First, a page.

Even more importantly, neither deGrasse Tyson nor myself is in a position to say that our world could be better than it is, at least from a strictly physical point of view. The exact same physical forces that produce a sunny and mild spring day also produce (occasionally) tsunamis, hurricanes, and earthquakes. Maybe it’s not possible to have one without the other. Who knows?

Besides, if the universe were any “better” (from deGrasse Tyson’s point of view), he likely wouldn’t exist. And neither would I. All of us are where we are because we got the universe that we got.

Who am I to complain about that? 😉

Not that you asked for any of this when you posted this! Sorry!

“He will turn to good whatever adversity he sends”

December 28, 2015

I received an embarrassingly inadequate—indeed, spiritually harmful—theological education from the Candler School of Theology. To be fair, I was (as I see now) barely a Christian at the time and thus utterly unprepared to meet the challenge posed by critical scholarship and the liberal mainline. If there were evangelicals among its faculty (and I think they hired one recently), I didn’t know it at the time.

Be that as it may, between Candler’s sixth or seventh helping of “liberation theology,” it apparently didn’t have time to teach classic Reformation-era confessions of faith such as the Heidelberg Catechism.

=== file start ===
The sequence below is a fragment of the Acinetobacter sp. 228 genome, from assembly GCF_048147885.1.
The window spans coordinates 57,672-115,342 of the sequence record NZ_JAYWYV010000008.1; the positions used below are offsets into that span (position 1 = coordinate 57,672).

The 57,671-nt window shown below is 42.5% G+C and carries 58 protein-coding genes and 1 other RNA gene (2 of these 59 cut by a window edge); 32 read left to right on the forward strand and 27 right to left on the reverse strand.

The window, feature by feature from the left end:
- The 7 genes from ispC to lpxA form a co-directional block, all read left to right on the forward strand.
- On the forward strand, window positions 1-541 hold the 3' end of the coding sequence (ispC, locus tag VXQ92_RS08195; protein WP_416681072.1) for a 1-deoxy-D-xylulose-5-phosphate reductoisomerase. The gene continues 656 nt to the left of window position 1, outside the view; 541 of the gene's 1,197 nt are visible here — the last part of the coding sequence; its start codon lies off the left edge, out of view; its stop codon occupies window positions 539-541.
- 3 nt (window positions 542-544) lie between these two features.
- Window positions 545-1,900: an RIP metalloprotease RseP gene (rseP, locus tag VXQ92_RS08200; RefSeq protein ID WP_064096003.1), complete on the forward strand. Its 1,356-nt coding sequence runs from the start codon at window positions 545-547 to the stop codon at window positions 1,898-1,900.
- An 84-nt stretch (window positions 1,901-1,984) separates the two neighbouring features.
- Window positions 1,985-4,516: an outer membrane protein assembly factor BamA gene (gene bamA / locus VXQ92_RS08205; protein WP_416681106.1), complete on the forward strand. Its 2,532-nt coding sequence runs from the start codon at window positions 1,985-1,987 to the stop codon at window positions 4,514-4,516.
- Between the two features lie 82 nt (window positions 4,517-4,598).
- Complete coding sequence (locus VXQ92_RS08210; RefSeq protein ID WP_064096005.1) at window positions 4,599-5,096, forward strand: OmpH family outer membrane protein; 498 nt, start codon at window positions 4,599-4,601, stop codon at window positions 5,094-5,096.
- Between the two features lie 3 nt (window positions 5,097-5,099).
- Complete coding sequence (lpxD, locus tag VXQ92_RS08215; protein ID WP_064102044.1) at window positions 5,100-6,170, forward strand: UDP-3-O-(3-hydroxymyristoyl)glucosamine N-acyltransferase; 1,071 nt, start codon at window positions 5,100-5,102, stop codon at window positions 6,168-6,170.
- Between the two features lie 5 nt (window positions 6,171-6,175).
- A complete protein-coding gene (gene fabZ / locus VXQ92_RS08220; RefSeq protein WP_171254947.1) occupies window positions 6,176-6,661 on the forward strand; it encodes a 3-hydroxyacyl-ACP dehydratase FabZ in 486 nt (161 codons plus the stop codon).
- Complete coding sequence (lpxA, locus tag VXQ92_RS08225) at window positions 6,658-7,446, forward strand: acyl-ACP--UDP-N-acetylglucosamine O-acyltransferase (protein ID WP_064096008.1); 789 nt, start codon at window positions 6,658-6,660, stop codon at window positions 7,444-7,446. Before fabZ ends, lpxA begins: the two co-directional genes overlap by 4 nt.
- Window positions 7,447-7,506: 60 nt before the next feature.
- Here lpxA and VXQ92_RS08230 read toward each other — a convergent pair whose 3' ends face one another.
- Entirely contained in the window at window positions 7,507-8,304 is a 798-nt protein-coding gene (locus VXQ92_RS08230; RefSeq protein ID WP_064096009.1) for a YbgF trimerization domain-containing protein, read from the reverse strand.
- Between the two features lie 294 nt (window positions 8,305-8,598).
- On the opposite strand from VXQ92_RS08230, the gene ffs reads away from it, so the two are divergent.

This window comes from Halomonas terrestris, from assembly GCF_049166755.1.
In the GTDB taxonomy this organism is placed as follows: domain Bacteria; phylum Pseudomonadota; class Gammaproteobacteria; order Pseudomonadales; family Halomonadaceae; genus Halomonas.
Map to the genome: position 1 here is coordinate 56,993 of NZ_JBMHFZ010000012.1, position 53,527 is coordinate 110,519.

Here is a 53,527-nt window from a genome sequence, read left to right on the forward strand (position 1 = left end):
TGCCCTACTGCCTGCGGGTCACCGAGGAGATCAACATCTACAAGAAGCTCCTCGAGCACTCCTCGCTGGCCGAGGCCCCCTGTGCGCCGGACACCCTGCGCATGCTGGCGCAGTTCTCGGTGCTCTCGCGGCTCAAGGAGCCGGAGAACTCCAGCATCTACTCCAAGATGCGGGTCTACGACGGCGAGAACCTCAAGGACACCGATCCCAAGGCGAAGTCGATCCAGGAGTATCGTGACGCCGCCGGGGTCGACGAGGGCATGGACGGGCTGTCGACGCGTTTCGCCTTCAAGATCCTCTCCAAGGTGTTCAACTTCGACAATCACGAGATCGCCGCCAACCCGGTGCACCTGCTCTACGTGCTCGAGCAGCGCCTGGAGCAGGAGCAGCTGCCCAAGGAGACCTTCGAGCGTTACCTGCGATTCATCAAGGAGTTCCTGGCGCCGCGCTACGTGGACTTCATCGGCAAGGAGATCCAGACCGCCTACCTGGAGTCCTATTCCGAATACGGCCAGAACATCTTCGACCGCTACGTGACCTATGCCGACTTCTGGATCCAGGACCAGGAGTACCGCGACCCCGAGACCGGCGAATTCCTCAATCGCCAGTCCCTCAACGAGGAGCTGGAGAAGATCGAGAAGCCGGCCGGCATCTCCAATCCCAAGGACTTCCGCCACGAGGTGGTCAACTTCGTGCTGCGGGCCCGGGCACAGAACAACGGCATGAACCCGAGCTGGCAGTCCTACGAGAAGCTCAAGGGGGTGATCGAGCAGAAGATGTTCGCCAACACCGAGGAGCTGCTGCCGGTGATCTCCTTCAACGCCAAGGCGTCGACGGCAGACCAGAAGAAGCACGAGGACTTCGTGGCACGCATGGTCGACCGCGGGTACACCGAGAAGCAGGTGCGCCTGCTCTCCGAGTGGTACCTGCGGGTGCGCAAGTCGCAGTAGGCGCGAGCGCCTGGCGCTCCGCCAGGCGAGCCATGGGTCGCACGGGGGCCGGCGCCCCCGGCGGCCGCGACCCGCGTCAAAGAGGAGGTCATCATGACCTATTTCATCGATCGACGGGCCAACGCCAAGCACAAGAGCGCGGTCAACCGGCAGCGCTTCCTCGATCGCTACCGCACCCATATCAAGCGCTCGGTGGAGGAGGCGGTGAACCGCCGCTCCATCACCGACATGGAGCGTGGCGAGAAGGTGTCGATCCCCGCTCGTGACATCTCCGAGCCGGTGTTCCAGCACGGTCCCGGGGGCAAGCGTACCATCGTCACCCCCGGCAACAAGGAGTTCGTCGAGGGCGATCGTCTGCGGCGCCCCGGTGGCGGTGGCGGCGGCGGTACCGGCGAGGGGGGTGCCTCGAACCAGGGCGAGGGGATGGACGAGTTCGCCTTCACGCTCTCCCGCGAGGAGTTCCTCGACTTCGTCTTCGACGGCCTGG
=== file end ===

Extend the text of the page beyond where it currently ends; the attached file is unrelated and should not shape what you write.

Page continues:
So, for example, I didn’t know that it included these words in Answer 26:

I trust [God] so much that I do not doubt he will provide whatever I need for body and soul, and he will turn to my good whatever adversity he sends me in this sad world. He is able to do this because he is almighty God; he desires to do this because he is a faithful Father.

In this blog post, Andrew Wilson describes a letter expressing astonishment that Wilson would teach that God ever sends adversity to his children. He says this objection is becoming increasingly commonplace. In my experience, I have to agree. I blogged once about a sermon I read (from a fellow Candler grad, naturally) who said that God “never wants us to suffer. Never!”

When I tried to challenge this idea, politely, I received a pushback that suggested that my opinion on the subject was definitely in the minority, at least when it comes to mainline Protestantism.

Regardless, I like this last paragraph from Wilson’s post:

As I say, the irony of this particular objection is that the love of the Father, which (to be fair) is what the objection is trying to preserve, is often demonstrated most emphatically to us when we are suffering. It is suffering which produces perseverance, and character, and hope, which does not disappoint because the love of God has been shed abroad in our hearts by the Spirit. It is “in all these things” – persecution, danger, nakedness, sword – that we know nothing can separate us from the love of God.  It is through sufferings that our comfort abounds in Christ, and through discipline that we know we are legitimate children of God. And it is God’s ability to turn all things to good, in precisely this context of pain and difficulty, that the Heidelberg Catechism makes central to its statement about God’s loving care for us: “He is able to do this because he is almighty God; he desires to do this because he is a faithful Father.”

Do you find anything objectionable here? I don’t.

God’s word to his children: “It was worth the suffering”

December 28, 2015

I’ll post my full sermon manuscript later, but this excerpt from yesterday’s sermon can serve as a devotional on God’s great love for his adopted sons and daughters. I was preaching on John 1:1-18.

Finally, this passage also speaks of the Word-made-flesh giving us the “right to become children of God”; we are adopted into God’s family as his children.